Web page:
My students have reading assignments for every class, and the quality of class discussion depends very much on whether they have read (and even thought about) those pages. Sometimes, especially at this busy time of year, I suspect that not every student has done his or her homework. I think I’d like to be able to know who’s keeping up — both to deter slacking and to get some feedback on student engagement.
So you’d think I’d be overjoyed to learn about CourseSmart (a company that sells digital versions of textbooks by big publishers) and its new analytics service. According to the Chronicle for Higher Education:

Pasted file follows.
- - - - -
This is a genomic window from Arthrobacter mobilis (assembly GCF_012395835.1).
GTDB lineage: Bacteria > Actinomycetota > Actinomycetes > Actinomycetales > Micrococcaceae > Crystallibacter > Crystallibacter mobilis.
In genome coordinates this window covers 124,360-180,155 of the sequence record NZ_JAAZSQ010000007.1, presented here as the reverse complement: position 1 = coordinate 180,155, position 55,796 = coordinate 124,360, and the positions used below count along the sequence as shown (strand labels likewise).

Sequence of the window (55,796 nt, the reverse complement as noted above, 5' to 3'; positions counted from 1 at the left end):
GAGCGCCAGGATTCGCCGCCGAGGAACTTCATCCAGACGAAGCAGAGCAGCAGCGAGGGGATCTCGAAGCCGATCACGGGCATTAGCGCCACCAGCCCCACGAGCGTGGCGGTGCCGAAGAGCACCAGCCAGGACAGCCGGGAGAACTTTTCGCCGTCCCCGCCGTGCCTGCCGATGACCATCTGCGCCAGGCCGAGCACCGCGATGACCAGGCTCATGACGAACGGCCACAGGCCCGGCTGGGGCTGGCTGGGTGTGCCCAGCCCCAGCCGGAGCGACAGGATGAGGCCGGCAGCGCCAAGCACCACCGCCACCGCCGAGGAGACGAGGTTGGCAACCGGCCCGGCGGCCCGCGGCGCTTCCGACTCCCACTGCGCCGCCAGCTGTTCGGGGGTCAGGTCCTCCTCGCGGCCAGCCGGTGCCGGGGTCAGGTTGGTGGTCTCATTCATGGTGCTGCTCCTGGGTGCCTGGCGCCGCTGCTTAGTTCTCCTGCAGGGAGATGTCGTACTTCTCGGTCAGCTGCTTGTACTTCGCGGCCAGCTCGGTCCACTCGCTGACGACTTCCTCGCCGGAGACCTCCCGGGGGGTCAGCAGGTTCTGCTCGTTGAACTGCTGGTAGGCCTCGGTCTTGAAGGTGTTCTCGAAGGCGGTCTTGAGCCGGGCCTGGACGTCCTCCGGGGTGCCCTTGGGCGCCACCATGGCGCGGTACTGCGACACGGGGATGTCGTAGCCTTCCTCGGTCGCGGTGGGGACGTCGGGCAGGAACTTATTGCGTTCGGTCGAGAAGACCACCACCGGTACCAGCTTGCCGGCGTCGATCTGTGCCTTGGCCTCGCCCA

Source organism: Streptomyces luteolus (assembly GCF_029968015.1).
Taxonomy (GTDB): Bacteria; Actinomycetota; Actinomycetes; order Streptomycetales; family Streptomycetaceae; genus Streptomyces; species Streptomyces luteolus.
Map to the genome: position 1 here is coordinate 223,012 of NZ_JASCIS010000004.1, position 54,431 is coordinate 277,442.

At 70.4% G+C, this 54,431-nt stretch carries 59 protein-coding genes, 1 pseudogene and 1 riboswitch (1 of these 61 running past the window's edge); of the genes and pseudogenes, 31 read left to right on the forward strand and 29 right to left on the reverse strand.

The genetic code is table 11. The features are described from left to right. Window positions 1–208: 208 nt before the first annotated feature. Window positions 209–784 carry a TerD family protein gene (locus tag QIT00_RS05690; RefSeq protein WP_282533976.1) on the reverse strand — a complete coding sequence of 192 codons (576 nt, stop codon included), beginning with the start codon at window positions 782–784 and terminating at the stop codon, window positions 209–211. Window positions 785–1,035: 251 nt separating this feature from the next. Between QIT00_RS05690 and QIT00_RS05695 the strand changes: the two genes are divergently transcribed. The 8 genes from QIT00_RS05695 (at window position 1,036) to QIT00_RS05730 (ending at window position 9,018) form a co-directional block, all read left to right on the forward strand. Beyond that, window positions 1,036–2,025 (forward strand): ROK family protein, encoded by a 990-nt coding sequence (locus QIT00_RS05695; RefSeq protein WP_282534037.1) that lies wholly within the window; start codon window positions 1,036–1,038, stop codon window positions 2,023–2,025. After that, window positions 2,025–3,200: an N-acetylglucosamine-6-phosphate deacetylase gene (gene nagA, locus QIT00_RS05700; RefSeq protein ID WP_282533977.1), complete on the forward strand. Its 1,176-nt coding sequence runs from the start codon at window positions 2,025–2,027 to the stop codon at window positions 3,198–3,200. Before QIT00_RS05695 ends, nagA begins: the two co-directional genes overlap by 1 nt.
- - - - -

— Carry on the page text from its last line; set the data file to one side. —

Say a student uses an introductory psychology e-textbook. The book will be integrated into the college’s course-management system. It will track students’ behavior: how much time they spend reading, how many pages they view, and how many notes and highlights they make. That data will get crunched into an engagement score for each student.
Nifty, huh? Textbooks that monitor student engagement. Yet there’s that pesky invasion of privacy element that sort of creeps me out about secretly “watching” my students, especially when it could be combined with other forms of student data-mining. I can see that much of this information can be used for good. But right now, I still vote Creepy.